The opinion of the court was delivered by: SCHEINDLIN
SHIRA A. SCHEINDLIN, U.S.D.J.
Plaintiffs are police officers who contend that their Fifth and Fourteenth Amendment rights were violated when the New York City Civilian Complaint Review Board ("CCRB") produced records of its investigation of the officers to the Kings County District Attorney pursuant to the District Attorney's subpoena. Plaintiffs seek damages for these alleged violations of their civil rights under 42 U.S.C. § 1983. Currently before the Court are the parties' cross-motions for summary judgment. For the reasons stated below, Defendants' motion for summary judgment is granted, and Plaintiffs' motion is denied.
Plaintiffs John Pirozzi ("Pirozzi") and Frank Rotundi ("Rotundi") are employed by the New York City Police Department ("Police Department").
In 1992, as a result of a civilian complaint, Plaintiffs were the subject of an investigation by the Police Department's Civilian Complaint Investigative Bureau ("CCIB")
into Plaintiffs' alleged misconduct prior to and during the course of the arrests of Nicole Marcano and Brian Benjamin-Benn on June 18, 1992.
Plaintiffs were interviewed by CCIB investigators in September 1992. These interviews were conducted pursuant to Section 118-9 of the Police Department Patrol Guide, entitled "Interrogation of Members of the Service," and were tape recorded. Section 118-9 provides, inter alia, that statements made by a police officer in response to a departmental interrogation ("PG 118-9 statements"), and any information or evidence gained by reason of such statements, cannot be used against that police officer in any subsequent criminal proceedings.
In October 1992, the CCIB found that the allegations of misconduct against Plaintiffs had been substantiated. As a result, the Police Department Advocate's Office brought departmental charges and specifications against Plaintiffs, which are still pending. In July 1993, the CCIB became an agency independent and separate from the Police Department, and was renamed the CCRB.
During that same month, the Kings County District Attorney's Office, in connection with its own investigation into Plaintiffs' alleged misconduct, served a subpoena on the CCRB seeking production of all records regarding its investigation of Plaintiffs, including Plaintiffs' PG 118-9 statements. Pursuant to its policy of compliance with subpoenas from the District Attorney, CCRB produced the requested documents and copies of the tape recorded PG 118-9 statements.
The District Attorney's office eventually commenced a criminal action against Plaintiffs in the Supreme Court of the State of New York, County of Kings, based on Plaintiffs' alleged misconduct during the arrests of Marcano and Benjamin-Benn. During pre-trial proceedings, the trial judge rejected Plaintiffs' application to dismiss the indictment based on Plaintiffs' contention that the PG 118-9 statements had been improperly used against them by the District Attorney's office. The jury found Rotundi not guilty of all criminal charges, and found Pirozzi guilty of one criminal charge. The trial judge set aside Pirozzi's guilty verdict, and the criminal action was dismissed. An appeal from the trial judge's order setting aside Pirozzi's guilty verdict is pending.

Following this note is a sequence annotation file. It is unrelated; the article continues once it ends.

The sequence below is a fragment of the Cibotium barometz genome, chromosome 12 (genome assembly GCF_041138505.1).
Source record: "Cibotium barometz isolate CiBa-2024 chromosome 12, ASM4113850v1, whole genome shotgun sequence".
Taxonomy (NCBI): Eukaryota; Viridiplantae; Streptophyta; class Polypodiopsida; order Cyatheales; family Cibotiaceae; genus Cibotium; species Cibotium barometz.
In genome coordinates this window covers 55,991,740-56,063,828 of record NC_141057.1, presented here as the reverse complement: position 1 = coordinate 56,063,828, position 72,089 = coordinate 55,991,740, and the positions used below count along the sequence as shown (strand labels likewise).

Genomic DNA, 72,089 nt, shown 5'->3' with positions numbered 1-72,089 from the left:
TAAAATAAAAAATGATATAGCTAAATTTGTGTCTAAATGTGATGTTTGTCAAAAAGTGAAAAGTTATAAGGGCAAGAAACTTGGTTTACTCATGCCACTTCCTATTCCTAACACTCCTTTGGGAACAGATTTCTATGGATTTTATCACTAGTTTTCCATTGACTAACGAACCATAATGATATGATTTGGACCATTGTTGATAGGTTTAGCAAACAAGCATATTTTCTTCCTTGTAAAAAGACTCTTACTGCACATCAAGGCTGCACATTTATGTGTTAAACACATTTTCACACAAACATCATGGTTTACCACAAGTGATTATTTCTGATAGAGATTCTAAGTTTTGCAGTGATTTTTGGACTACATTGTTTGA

A party is entitled to summary judgment when there is "no genuine issue of material fact" and the undisputed facts warrant judgment for the moving party as a matter of law. See Fed.R.Civ.P. 56(c); Celotex v. Catrett, 477 U.S. 317, 91 L. Ed. 2d 265, 106 S. Ct. 2548 (1986); Anderson v. Liberty Lobby, Inc., 477 U.S. 242, 91 L. Ed. 2d 202, 106 S. Ct. 2505 (1986). Here, the parties do not dispute the material facts underlying this action. The disposition of these motions therefore turns on whether the production of the PG 118-9 statements violated Plaintiffs' Fifth or Fourteenth Amendment rights as a matter of law.
The Fifth Amendment to the Constitution of the United States provides that no person "shall be compelled in any criminal case to be a witness against himself." This protection against self-incrimination applies to the states by incorporation into the Due Process Clause of the Fourteenth Amendment. Malloy v. Hogan, 378 U.S. 1, 12 L. Ed. 2d 653, 84 S. Ct. 1489 (1964). A person may, however, be compelled to testify against himself if immunity has been conferred upon him. Kastigar v. United States, 406 U.S. 441, 32 L. Ed. 2d 212, 92 S. Ct. 1653 (1972). The use of immunized statements in a criminal prosecution, or any evidence derived from those statements, violates the Fifth Amendment rights of the person granted immunity. United States v. Nanni, 59 F.3d 1425, 1431 (2d Cir.) (citing Kastigar, 406 U.S. at 453), cert. denied, 133 L. Ed. 2d 499, 116 S. Ct. 576 (1995).
Plaintiffs contend that the CCRB's production of their PG 118-9 statements to the District Attorney's office violated their Fifth Amendment right against self-incrimination as a matter of law. They argue that they were compelled to testify during the CCIB investigation under penalty of losing employment with the police force, and therefore that such testimony was necessarily given under a grant of immunity. Plaintiffs claim that CCRB's production of the statements was in derogation of that immunity and in violation of the Fifth Amendment.
Defendants do not dispute that plaintiffs were entitled to use immunity with respect to their PG 118-9 statements, or that the use of evidence derived from those statements in a criminal prosecution would violate Plaintiffs' Fifth Amendment rights. Rather, Defendants argue that the CCRB's act of producing ...